Shipments of Prescott, the 90-nanometer successor to intel's Pentium 4, will account for 60% of all Intel desktop processors by the second quarter of next year, and a version of the technology will be incorporated into the Celeron product line, said Intel president and chief operating officer Paul Otellini.
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Otellini added that Prescott's clock speed will hit 4GHz by the end of next year. The chip will ship in this year's fourth quarter, but systems based on the chip are unlikely to have much impact, if any, on the holiday shopping season.
Otellini and Intel chief executive officer Craig Barrett updated the analyst community on a number of Intel's products, and outlined some of the company's strategies for increasing revenue outside of industry growth.
It will be hard for the company to grow any faster than the general market in those areas, Barrett added, because of the dominating presence Intel enjoys in the PC and low-end server markets. Intel intends to pursue business in emerging markets such as China and India, and emerging technologies such as the WiMax metro-area network wireless technology.
Most of Intel's growth already comes from outside the US, and that trend will likely continue over several years, Barrett said.
Intel will ship its first WiMax chips by the end of the year, Otellini said. WiMax, based on the 802.16 standard ratified by the Institute of Electrical and Electronics Engineers, is designed to connect users wirelessly over an area measured in square miles, rather than the more limited coverage afforded by Wi-Fi wireless access points and devices today.
The company will also ship its first chip that combines Bluetooth and Wi-Fi next year. Intel recently purchased Mobilian, a company that has developed a Bluetooth/Wi-Fi chipset.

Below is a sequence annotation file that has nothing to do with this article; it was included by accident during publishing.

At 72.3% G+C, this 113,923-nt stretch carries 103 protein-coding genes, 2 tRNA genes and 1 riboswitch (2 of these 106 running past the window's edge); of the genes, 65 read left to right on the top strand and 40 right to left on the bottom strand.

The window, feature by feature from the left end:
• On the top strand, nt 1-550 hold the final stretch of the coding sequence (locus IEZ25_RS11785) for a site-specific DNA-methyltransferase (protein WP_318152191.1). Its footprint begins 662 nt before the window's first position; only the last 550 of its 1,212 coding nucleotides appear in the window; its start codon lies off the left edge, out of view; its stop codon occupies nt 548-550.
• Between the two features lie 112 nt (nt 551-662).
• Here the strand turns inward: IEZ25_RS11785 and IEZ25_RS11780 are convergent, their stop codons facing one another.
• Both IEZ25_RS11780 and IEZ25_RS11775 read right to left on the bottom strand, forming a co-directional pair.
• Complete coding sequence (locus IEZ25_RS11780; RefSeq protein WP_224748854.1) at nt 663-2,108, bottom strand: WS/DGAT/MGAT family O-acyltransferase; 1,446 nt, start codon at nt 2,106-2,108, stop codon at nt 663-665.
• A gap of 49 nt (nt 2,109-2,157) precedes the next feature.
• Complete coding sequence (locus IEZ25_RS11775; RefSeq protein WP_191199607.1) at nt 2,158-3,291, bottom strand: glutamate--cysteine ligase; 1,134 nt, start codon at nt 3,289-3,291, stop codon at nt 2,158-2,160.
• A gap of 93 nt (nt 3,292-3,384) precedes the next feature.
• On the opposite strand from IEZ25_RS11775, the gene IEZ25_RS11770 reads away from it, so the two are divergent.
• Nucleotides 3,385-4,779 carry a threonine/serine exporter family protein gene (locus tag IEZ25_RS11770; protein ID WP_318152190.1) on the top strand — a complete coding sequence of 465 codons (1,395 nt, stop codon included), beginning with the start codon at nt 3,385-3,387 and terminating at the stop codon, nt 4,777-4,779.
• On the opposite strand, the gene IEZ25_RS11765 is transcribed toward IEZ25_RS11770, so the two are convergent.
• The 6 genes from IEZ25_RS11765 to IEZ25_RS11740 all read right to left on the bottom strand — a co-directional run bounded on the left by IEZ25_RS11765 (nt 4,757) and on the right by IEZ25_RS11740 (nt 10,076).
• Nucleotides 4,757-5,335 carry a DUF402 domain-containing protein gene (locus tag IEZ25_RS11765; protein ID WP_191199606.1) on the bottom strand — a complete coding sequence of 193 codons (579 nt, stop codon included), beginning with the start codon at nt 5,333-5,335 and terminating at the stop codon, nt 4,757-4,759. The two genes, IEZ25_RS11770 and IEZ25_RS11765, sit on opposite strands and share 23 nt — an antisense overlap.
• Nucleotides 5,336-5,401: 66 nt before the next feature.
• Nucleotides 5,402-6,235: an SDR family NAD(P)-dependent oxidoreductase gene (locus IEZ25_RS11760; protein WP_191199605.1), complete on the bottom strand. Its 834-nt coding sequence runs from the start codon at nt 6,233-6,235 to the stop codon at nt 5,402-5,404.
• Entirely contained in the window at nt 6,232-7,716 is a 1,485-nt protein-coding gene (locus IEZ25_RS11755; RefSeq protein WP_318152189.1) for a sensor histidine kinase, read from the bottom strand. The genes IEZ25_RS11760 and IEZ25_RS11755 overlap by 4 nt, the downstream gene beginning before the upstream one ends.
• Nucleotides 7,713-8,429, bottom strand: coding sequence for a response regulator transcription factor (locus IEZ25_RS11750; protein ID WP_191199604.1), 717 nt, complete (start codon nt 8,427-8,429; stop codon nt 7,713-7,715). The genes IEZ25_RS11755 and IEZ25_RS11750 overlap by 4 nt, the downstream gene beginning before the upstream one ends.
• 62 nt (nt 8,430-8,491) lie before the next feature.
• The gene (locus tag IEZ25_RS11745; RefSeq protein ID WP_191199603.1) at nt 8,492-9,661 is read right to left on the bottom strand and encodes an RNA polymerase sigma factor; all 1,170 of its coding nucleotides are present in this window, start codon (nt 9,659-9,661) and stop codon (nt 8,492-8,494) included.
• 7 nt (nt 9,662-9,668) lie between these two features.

Mobile technology has been a huge growth area for the company, as many consumers and businesses have replaced older desktop PCs with notebooks. Dothan, the 90-nanometer follow-on to the Pentium M, is also scheduled for introduction next year.
On the server side of the business, Otellini announced that Intel has now shipped 100,000 Itanium 2 processors, comparable to the unit volumes shipped by companies such as Sun Microsystems and IBM which also make processors for high-end servers.
The road to Itanium's adoption has been bumpy, but its growth has come at the expense of Sun, Otellini said.
"Sun, as Craig [Barrett] recently said, is now the Apple of the server world. They're not in a position to drive standards," Otellini claimed, alluding to the deal that Sun announced on Tuesday to adopt Intel competitor Advanced Micro Devices' Opteron chip in a line of low-end servers.
However, Intel also acknowledged that its decision to raise flash memory prices in the beginning of 2003 cost it both market share and revenue. The company hopes to make up ground in flash shipments with the rise of multilevel cells, which combine flash and static Ram memory chips into a small package designed for smartphones and high-end PDAs.
Tom Krazit writes IDG News Service